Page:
“Did you ever feel as though a part of you is missing?” Elsie asked in an abstract manner.
“What do you mean?” Dr. Glassner responded, adjusting her horn-rimmed glasses.
“I mean that sometimes, I feel unfinished. I can’t quite explain it”
“How long have you been feeling this way?”
“I don’t really know. I think I’ve always felt it. And the feeling became stronger after I left West Virginia, after I married Terrance in 1988. My mother was against our coming to Chicago, but Terrance knew that in order to carve out a future, he was not going to make it in Farmington.”
“Maybe you’re missing your parents?” the doctor suggested.
“No, I don’t think it’s that. I speak to my mom twice a week. My dad’s been gone since I was small. I see my mom every summer for three weeks. The kids used to come with me.
“How’s family life coming along?”
“Fine” Elsie said. “The twins are away in university now, and quite self sufficient, as well as being inseparable. Terrance is doing well at Spivack and Johnson. There’s talk about making him partner. Everything’s fine. It’s just this nagging feeling of ‘something missing’.”
“Do you think it might be the twins?”
“You mean, ‘empty nest syndrome? Oh, no. As I said, I’ve had this feeling for years…all my life really.”
“Well” Dr. Glassner said, glancing at her wrist-watch, “This is certainly something that we can explore in future sessions.” The doctor stood up from her chair and offered Elsie her hand. “We’ll talk more about this next week. I don’t think it’s anything serious.”
When Elsie called her mother that night, the conversation drifted to Elsie’s childhood.
“But you were a gorgeous child,” her mother said. “Everyone loved you!”
“Mom, I’m sure something happened to me, but I don’t know what it was. I go about feeling as though something is not quite right. I get lonely, even when I’m with Terrance. Did anything happen to me?”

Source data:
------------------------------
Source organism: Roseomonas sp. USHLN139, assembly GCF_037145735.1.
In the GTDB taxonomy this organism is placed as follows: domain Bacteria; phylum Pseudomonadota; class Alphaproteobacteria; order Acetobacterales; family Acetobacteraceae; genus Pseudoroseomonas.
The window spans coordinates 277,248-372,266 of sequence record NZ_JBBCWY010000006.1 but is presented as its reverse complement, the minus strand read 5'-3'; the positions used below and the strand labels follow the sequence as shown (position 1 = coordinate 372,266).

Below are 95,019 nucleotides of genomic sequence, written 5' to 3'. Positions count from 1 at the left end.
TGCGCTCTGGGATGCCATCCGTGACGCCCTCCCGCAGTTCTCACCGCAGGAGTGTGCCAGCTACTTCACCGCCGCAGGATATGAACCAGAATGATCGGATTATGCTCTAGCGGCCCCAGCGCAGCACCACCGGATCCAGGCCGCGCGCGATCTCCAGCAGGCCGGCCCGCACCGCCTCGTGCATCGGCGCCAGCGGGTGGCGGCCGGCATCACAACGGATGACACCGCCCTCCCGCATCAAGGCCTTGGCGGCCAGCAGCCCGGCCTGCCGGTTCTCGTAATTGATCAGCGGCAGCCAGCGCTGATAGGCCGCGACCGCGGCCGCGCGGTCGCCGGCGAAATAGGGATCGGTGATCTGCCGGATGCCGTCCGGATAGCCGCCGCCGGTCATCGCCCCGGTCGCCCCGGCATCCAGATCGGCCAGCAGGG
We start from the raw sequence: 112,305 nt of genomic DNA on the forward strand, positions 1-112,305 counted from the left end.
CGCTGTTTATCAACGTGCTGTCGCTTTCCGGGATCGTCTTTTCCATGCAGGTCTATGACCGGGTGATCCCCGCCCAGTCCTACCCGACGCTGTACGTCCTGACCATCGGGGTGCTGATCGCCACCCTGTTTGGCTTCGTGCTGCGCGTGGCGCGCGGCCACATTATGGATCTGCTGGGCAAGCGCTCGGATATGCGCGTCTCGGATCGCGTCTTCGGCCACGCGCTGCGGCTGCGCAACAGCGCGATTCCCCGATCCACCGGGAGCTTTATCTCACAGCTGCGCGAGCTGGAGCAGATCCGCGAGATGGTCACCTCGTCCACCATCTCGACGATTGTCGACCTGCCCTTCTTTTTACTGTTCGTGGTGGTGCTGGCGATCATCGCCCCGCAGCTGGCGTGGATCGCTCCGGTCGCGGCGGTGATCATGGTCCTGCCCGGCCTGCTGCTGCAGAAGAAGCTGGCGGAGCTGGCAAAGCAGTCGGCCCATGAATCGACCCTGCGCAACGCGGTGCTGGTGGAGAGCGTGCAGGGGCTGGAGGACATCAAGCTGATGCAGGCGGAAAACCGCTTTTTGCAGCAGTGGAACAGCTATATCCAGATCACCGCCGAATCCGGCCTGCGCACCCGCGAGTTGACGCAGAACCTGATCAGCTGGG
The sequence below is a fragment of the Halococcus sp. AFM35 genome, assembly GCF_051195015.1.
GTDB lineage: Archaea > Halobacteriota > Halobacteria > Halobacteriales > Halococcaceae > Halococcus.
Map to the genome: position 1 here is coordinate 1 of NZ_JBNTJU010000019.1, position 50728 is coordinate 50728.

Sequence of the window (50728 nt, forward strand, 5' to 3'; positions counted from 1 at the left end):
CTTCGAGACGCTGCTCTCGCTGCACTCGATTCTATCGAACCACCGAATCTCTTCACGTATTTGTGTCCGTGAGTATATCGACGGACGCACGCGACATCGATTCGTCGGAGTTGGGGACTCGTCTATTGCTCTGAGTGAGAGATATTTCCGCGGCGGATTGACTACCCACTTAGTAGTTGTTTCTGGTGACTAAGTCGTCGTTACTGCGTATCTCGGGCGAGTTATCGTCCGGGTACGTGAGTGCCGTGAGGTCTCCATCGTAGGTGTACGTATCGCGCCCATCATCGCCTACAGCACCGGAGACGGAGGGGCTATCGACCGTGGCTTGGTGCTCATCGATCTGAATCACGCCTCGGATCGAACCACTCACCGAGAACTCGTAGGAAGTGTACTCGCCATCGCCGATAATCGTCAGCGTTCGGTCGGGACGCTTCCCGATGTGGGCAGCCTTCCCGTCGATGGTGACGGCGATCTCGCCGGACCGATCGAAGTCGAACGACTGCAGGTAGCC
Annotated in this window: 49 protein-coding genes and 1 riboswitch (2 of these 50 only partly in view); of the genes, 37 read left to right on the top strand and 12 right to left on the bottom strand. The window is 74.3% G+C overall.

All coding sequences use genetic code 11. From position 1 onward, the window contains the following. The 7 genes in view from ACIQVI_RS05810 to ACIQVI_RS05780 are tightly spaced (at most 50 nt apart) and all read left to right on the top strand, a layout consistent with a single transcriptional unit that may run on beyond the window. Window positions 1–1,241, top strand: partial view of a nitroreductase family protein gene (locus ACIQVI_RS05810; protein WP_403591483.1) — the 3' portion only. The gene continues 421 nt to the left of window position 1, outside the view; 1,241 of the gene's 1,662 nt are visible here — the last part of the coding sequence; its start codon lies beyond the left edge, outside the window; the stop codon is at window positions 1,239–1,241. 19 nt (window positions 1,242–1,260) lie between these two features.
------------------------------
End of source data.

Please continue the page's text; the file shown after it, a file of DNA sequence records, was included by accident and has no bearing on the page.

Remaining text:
“Nothing happened to you dear. You were a happy child.”
“Yes, I know mom, but why am I feeling this way now? What is happening to me?”
Her mother hesitated.
“You must be missing the twins. I’m sure that—”
“I’m not missing the twins. Mom, what happened to me?”
“Elsie”, her mother said. Maybe you should come home for a few days.”
“Chicago is my home, mom!” “Why can’t you talk about this to me on the phone?”
“Can you leave Terrance for a weekend?”
“What is it, mom?”
“Come home, dear.”
Sitting across from her mother, in the old farm style home that her parents had bought shortly after their marriage, both women looked intently at each other.
“I was giving birth,” her mother said, her eyes glazing over. “Old Mrs. Brenner was assisting me in the bedroom. Your father was sitting in the kitchen, awaiting any instructions that might be given him. Suddenly there was a terrible explosion that literally rocked the house. The earth trembled around us. Dishes fell from the plate rail in the dining room, crashing and breaking on the floor. It was early morning, about 5 o’clock.”
“The terrible coal mining explosion,” Elsie said, “Not far from here. Yes mom, I heard those awful stories when I was growing up. It happened on the day of my birth.”
“There were two of you,” Elsie’s mother continued. “You came first.
Then a boy…he didn’t come out properly. Was twisted and ugly, with the ‘baby cord’ choking his neck and mouth. Your father was beside himself. After Mrs. Brenner cut the cord, I begged him to take it to the hospital but he said there wasn’t time. He had to get to his friends at the coal mine.He took the tiny thing, wrapped it in his leather jacket, and filled the pockets with stones.”
“Oh, Mom,” Elsie cried out.
“Mrs. Brenner watched it from the window.”
“What did he do?”
“She said she wouldn’t tell a soul.”
“Mom, what did Dad do?”
“The well in the back field. Your father sealed it up the next day. Layers and layers of wood planks. Told everybody that it had run dry, and he didn’t want little children playing around an empty well.”
“Little children,” Elsie repeated, standing up, walking slowly towards the living room window and staring blankly into the darkness of the night.
© lionel walfish, 2018. All rights reserved.